the tests they ran seem to completely disagree with every other person who ran these tests. in fact, not only does their overall conclusion disagree, the individual tests are not matching either. this makes me thing they screwed up their tests. but let's not stop the anger based on likely misinformation - this is soylent in 2021 after all, not soylent in 2019.

    https://cpu.userbenchmark.com/Compare/Intel-Core-i7-11700K-vs-Intel-Core-i7-10700K/4107vs4070 [userbenchmark.com]

    here we see the new one beating the old one in every category, despite being clocked lower. why did they clock it lower? one can theorize. AVX512 normally clocks the core at half speed. This is terrible when you're mixing in other instructions - so as you normally would in a mixed workload with multiple apps or VMs running. So they figured out a better way, had to clock a little lower, but no longer take the huge hit.

    so, much better CPU. Oh look - if we look at other sources it beat the crap out of the Ryzen they tested too.

    So, let me correct their conclusion to the real world:
    "The i7-11700K beat the 5800X in all benchmarks, as well as the previous-gen i7-10700K in all cases. We are a bunch of lying faggots who are not competent to conduct testing."

    • (Score: 3, Insightful) by Anonymous Coward on Sunday March 07 2021, @06:33AM (6 children)

      by Anonymous Coward on Sunday March 07 2021, @06:33AM (#1120975)

      It's cool that you based your opinion on the most unreliable and biased site - userbenchmark - against one of the oldest and most consistent sites - anandtech.
      Also AVX-512 very rarely, if ever, goes as low as you claim, which you'd know if you'd actually used a CPU with those instructions yourself.

      • (Score: 2) by fakefuck39 on Sunday March 07 2021, @06:53AM (5 children)

        by fakefuck39 (6620) on Sunday March 07 2021, @06:53AM (#1120980)

        AVX512 drops to about half the normal max (turbo) frequency in every test I've done. Yes, it's on a windows laptop, so the extra heat effect may be affecting it more. The other tests I did was on a 2000+ core esx farm. same thing. Yes, on paper the hit is 25% in performance. I'm talking about clock speed. when you go half the clock speed, you do not go half the performance.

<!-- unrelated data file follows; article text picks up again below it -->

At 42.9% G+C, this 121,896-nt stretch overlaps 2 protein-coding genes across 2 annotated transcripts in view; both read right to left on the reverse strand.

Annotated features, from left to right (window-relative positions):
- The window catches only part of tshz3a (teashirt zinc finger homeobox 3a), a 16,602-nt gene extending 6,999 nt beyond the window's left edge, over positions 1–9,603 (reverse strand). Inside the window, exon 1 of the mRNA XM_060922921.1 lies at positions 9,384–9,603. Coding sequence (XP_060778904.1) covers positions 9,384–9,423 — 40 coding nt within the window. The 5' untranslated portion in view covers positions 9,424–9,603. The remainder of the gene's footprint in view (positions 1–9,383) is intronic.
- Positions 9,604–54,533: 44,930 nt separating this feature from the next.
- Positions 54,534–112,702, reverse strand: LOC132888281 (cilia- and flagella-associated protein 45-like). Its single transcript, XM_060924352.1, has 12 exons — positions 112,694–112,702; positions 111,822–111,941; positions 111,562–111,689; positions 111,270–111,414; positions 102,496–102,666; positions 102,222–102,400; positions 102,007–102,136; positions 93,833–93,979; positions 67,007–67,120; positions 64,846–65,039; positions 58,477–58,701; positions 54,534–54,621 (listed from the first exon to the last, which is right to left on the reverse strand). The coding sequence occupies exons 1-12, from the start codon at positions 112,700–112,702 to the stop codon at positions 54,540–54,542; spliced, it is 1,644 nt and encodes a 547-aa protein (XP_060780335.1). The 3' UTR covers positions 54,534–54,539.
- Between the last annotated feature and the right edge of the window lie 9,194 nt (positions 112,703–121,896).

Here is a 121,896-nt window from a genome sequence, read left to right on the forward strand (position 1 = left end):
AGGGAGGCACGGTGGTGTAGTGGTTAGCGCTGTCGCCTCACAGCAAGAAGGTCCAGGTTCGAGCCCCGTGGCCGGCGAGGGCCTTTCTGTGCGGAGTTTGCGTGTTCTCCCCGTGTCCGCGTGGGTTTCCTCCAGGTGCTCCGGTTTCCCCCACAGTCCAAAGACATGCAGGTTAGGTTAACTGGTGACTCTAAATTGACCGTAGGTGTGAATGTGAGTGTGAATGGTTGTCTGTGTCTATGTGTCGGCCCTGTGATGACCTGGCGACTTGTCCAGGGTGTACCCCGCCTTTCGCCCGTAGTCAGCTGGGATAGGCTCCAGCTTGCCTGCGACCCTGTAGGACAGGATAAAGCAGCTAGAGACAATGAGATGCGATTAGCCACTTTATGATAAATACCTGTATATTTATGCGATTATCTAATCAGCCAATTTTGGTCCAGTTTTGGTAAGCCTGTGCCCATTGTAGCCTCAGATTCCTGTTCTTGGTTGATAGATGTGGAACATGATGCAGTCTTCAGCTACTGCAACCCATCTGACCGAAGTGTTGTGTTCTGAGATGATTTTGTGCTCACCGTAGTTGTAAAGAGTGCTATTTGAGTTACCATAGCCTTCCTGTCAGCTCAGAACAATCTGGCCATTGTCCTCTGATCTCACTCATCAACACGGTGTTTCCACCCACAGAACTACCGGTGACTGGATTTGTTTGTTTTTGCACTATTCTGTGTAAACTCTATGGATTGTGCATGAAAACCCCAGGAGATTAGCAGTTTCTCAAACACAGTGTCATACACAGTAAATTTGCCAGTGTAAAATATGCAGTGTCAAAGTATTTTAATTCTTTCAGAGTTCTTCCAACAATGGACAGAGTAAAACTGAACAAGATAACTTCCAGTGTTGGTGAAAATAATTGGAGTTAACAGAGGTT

so I think anandtech may have mixed in some light AVX512 instructions into their tests, and this caused the chip to clock down more.

        and FYI, something that's common knowledge for people: anandtech went to shit after Anand left. Which was years ago. So now it's not a trustworthy source. It's a source that was trustworthy, the ownership and leadership changed, and now it's a site with a narrative, catchy headlines, bad testing, and results that aren't trusted. Welcome to 2016.

        • (Score: 2, Interesting) by Anonymous Coward on Sunday March 07 2021, @07:52AM (4 children)

          by Anonymous Coward on Sunday March 07 2021, @07:52AM (#1121000)

          AVX512 drops to about half the normal max (turbo) frequency in every test I've done.

          That's not consistent with what's supposed to happen unless your tests only use the heaviest instructions (https://en.wikichip.org/wiki/intel/frequency_behavior). It's also not consistent with my own testing.

          so I think anandtech may have mixed in some light AVX512 instructions into their tests, and this caused the chip to clock down more.

          Really? They are running standard benchmarks. Have you even read their conclusions and cache latency analysis? I'll tl;dr: the IPC increase is there, but it gets negated by increased cache latencies, which is the same problem earlier Ryzens had.

          One theory is that Rocket Lake will scale better with faster memory (again, just like Ryzen), but running above specified maximum 3200MHz for Rocket Lake 1) requires a Z-series motherboard, which is expensive 2) invalidates the warranty (at least outside of the EU) since Intel considers this overclocking.

          I found no fault in Anandtech's testing methodology apart from using a ridiculous 2kg copper cooler on Intel platforms, but that still makes the comparison between 10700K and 11700K valid since they used the same hardware for both.

          We'll have to see what other reviews say. One interesting dynamic is that Anand's review used a retail sample, and not a press sample which possibly might've been binned better...